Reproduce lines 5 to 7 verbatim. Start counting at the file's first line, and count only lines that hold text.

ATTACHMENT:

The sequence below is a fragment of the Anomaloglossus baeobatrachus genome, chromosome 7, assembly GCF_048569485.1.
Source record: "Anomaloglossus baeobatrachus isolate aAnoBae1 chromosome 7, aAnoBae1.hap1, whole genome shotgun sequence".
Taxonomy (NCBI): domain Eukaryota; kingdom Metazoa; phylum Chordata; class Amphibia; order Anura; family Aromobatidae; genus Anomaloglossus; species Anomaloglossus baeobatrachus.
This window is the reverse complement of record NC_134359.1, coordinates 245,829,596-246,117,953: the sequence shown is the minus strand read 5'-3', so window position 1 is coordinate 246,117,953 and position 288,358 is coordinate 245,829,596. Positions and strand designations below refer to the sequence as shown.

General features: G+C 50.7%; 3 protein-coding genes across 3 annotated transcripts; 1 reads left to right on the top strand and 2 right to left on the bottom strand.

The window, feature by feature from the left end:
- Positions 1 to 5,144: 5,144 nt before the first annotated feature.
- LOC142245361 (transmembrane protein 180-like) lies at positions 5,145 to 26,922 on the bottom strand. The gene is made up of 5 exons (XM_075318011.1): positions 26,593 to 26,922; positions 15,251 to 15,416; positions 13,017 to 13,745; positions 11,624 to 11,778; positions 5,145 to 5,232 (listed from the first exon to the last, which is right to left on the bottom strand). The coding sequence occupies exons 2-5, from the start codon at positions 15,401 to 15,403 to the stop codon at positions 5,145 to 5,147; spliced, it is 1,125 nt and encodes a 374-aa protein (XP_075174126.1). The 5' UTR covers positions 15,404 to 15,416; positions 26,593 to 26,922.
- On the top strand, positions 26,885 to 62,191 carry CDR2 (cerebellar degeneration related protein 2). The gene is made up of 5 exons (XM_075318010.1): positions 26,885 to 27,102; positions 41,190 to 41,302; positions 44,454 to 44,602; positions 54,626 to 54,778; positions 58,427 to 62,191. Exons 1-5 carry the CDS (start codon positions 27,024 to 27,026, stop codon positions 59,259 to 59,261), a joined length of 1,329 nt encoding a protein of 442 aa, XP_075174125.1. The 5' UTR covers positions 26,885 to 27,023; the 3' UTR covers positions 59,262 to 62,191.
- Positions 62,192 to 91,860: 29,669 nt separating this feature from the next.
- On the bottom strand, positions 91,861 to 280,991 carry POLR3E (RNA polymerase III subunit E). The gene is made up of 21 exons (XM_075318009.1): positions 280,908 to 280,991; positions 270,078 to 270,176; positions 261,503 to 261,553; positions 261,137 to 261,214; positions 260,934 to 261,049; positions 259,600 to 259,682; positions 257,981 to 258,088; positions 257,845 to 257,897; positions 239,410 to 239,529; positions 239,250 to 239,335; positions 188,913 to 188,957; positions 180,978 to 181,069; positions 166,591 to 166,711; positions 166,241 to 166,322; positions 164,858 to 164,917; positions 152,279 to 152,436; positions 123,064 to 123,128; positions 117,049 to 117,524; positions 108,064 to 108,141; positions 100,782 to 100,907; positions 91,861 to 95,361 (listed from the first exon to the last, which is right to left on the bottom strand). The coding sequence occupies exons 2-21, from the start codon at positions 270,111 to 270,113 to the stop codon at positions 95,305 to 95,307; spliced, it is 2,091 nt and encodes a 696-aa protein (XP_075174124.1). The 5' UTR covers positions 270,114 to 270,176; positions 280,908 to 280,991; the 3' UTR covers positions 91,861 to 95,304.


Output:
General features: G+C 50.7%; 3 protein-coding genes across 3 annotated transcripts; 1 reads left to right on the top strand and 2 right to left on the bottom strand.

The window, feature by feature from the left end:
- Positions 1 to 5,144: 5,144 nt before the first annotated feature.